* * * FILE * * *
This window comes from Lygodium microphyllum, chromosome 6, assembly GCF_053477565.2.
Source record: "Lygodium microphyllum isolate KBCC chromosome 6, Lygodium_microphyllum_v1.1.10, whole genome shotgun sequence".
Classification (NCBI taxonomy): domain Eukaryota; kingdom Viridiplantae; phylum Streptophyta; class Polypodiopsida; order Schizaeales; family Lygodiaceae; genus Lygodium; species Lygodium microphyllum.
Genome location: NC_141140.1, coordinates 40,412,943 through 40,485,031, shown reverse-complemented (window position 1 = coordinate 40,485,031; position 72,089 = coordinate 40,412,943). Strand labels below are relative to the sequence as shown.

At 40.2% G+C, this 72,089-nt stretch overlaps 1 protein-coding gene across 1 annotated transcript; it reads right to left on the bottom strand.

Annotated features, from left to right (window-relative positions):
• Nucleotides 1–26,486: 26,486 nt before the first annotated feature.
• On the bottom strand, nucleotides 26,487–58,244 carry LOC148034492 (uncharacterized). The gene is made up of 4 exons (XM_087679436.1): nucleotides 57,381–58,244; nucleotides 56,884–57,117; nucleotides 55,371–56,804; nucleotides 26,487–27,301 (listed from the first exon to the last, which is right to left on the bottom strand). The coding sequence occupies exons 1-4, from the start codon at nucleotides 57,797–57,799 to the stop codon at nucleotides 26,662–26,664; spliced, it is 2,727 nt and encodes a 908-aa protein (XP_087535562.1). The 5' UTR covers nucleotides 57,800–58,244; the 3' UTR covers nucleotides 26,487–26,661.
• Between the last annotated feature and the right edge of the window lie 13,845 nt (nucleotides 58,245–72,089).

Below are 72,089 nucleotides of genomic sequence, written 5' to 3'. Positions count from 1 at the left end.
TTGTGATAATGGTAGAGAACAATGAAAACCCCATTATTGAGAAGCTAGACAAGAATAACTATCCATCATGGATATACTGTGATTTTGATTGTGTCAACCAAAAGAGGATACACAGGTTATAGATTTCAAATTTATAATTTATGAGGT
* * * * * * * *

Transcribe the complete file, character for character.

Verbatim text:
This window comes from Lygodium microphyllum, chromosome 6, assembly GCF_053477565.2.
Source record: "Lygodium microphyllum isolate KBCC chromosome 6, Lygodium_microphyllum_v1.1.10, whole genome shotgun sequence".
Classification (NCBI taxonomy): domain Eukaryota; kingdom Viridiplantae; phylum Streptophyta; class Polypodiopsida; order Schizaeales; family Lygodiaceae; genus Lygodium; species Lygodium microphyllum.
Genome location: NC_141140.1, coordinates 40,412,943 through 40,485,031, shown reverse-complemented (window position 1 = coordinate 40,485,031; position 72,089 = coordinate 40,412,943). Strand labels below are relative to the sequence as shown.

At 40.2% G+C, this 72,089-nt stretch overlaps 1 protein-coding gene across 1 annotated transcript; it reads right to left on the bottom strand.

Annotated features, from left to right (window-relative positions):
• Nucleotides 1–26,486: 26,486 nt before the first annotated feature.
• On the bottom strand, nucleotides 26,487–58,244 carry LOC148034492 (uncharacterized). The gene is made up of 4 exons (XM_087679436.1): nucleotides 57,381–58,244; nucleotides 56,884–57,117; nucleotides 55,371–56,804; nucleotides 26,487–27,301 (listed from the first exon to the last, which is right to left on the bottom strand). The coding sequence occupies exons 1-4, from the start codon at nucleotides 57,797–57,799 to the stop codon at nucleotides 26,662–26,664; spliced, it is 2,727 nt and encodes a 908-aa protein (XP_087535562.1). The 5' UTR covers nucleotides 57,800–58,244; the 3' UTR covers nucleotides 26,487–26,661.
• Between the last annotated feature and the right edge of the window lie 13,845 nt (nucleotides 58,245–72,089).

Below are 72,089 nucleotides of genomic sequence, written 5' to 3'. Positions count from 1 at the left end.
TTGTGATAATGGTAGAGAACAATGAAAACCCCATTATTGAGAAGCTAGACAAGAATAACTATCCATCATGGATATACTGTGATTTTGATTGTGTCAACCAAAAGAGGATACACAGGTTATAGATTTCAAATTTATAATTTATGAGGT